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Throughout the book, you are hoping fervishly for something – you have no idea what. With each page the hope increases in fervor and becomes more desperate and empty – at first, it is perhaps just a gentle wish for a nice calm ending for the three characters, nothing too spectacular, but something sunny and warm, there need not be a grand conclusion or miraculous change of circumstance. Later, as you are stumbling through the streets with Akos at three a.m., you know there is no hope yet you desperately yearn for something, anything to change. For it not all to be pointless and empty, for some final redemption. There is none – but the characters and the scenes stick with you, and somehow, in retrospect, it doesn’t all seem so bad – it is simply the lovely melancholy of life itself, it is the colour that life assumes in the twilight distortions of an autumn rain, when everything is dying and yet there is something so okay about that, even beautiful.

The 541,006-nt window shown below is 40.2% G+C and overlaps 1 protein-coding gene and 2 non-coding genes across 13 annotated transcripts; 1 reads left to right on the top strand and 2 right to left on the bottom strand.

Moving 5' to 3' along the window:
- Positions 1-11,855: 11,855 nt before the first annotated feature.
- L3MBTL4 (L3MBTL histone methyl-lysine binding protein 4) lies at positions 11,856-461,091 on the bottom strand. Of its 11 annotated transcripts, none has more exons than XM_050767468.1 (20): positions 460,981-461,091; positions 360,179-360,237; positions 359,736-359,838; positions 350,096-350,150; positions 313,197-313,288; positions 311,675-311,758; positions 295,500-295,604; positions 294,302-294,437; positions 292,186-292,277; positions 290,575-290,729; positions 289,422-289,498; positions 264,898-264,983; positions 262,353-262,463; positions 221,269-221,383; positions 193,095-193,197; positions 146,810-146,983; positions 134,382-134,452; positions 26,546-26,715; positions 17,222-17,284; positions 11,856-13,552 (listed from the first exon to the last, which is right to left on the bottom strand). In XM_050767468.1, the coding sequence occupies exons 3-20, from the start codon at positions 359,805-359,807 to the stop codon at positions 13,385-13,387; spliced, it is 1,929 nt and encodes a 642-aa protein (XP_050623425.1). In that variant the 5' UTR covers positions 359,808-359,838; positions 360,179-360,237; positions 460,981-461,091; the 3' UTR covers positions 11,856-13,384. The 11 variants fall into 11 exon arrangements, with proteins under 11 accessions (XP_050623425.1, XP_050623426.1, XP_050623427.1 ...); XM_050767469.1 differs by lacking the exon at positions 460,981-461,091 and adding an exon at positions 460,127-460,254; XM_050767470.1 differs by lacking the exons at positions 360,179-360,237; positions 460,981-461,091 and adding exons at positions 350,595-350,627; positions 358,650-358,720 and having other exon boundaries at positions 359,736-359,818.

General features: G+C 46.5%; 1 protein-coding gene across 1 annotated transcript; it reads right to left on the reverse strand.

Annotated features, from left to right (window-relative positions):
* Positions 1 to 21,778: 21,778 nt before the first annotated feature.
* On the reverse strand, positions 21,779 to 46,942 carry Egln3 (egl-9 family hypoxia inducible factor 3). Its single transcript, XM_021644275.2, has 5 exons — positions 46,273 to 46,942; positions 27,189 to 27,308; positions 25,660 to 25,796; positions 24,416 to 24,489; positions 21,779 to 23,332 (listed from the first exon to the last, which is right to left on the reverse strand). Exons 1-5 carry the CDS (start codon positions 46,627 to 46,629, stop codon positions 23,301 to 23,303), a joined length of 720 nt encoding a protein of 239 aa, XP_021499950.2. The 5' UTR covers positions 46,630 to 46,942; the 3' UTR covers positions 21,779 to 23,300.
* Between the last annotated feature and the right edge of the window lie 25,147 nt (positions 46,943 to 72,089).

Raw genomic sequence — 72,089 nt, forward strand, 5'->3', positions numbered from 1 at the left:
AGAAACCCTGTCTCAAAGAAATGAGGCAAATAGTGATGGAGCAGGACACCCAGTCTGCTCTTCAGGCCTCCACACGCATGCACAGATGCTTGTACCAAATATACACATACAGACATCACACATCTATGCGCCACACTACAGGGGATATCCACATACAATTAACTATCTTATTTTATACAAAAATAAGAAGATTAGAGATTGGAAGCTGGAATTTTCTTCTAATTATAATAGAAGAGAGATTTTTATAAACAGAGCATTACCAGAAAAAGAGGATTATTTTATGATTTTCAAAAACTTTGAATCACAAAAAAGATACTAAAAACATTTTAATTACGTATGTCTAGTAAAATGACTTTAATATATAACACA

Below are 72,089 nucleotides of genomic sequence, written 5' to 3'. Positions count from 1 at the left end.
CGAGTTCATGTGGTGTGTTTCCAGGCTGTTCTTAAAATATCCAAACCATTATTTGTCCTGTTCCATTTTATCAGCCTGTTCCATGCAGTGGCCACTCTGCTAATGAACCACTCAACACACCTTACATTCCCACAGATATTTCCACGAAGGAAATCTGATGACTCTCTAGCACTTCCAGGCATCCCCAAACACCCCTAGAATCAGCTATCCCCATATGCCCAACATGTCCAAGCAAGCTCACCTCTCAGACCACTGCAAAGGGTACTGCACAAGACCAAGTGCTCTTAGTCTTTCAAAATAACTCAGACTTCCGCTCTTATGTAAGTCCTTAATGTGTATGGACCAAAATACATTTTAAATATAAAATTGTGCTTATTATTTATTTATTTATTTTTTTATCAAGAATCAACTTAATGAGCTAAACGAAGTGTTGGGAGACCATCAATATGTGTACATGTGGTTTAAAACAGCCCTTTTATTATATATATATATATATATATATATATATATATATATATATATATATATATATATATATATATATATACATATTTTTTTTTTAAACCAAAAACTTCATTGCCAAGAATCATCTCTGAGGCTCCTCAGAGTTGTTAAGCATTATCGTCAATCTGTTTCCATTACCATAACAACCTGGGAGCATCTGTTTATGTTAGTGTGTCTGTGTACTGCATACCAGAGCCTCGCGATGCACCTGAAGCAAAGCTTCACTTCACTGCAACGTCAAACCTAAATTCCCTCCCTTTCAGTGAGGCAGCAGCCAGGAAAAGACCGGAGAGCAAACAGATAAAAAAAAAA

Skylark tells of the Vajkay family of three – the meek father and mother and the unmarried daughter Skylark, who has gone away for a week to visit relatives. We follow the mother and father as they venture out of their patterned and bleak home life and re-engage with society. The novel carries vibrant and entertaining imagery as we watch the everyday goings on of the town of Sarszeg, but it is the inner turmoil of the Vajkays that carries us along, culminating in a late night scene which finally words what has been hidden the whole time. But this is not the end. Life goes on and Skylark returns. The seemingly dramatic scene means nothing in the light of day, and suddenly, finally, we take a look at Skylark herself in a haunting and human moment.

Beautifully written, this is a book worth reading again for its portrayals of small town life in Hungary in the early 20th Century. The side characters are fascinating and I imagine this book will continue to reveal itself over many reads.